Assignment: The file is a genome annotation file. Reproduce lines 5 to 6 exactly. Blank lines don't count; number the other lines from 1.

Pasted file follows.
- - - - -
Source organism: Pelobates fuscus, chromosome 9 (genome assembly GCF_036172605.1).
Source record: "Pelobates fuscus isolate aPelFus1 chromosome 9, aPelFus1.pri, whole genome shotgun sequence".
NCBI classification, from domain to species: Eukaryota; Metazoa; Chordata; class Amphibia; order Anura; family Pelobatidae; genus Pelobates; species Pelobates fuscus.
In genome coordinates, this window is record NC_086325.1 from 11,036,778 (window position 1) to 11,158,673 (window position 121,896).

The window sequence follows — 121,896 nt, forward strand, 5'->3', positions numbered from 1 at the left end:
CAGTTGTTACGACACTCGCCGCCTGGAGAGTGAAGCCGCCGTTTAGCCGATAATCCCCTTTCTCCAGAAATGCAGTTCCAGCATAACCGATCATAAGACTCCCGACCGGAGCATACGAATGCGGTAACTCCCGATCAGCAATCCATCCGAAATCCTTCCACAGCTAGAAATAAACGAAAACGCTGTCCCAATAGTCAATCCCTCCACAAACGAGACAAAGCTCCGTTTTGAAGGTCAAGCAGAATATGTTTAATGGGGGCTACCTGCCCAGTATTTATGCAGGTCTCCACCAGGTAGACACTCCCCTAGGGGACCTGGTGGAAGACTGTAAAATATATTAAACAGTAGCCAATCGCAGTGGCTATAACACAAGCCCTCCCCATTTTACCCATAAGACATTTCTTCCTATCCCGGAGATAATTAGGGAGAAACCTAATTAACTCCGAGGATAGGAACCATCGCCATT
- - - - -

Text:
The window sequence follows — 121,896 nt, forward strand, 5'->3', positions numbered from 1 at the left end:
CAGTTGTTACGACACTCGCCGCCTGGAGAGTGAAGCCGCCGTTTAGCCGATAATCCCCTTTCTCCAGAAATGCAGTTCCAGCATAACCGATCATAAGACTCCCGACCGGAGCATACGAATGCGGTAACTCCCGATCAGCAATCCATCCGAAATCCTTCCACAGCTAGAAATAAACGAAAACGCTGTCCCAATAGTCAATCCCTCCACAAACGAGACAAAGCTCCGTTTTGAAGGTCAAGCAGAATATGTTTAATGGGGGCTACCTGCCCAGTATTTATGCAGGTCTCCACCAGGTAGACACTCCCCTAGGGGACCTGGTGGAAGACTGTAAAATATATTAAACAGTAGCCAATCGCAGTGGCTATAACACAAGCCCTCCCCATTTTACCCATAAGACATTTCTTCCTATCCCGGAGATAATTAGGGAGAAACCTAATTAACTCCGAGGATAGGAACCATCGCCATT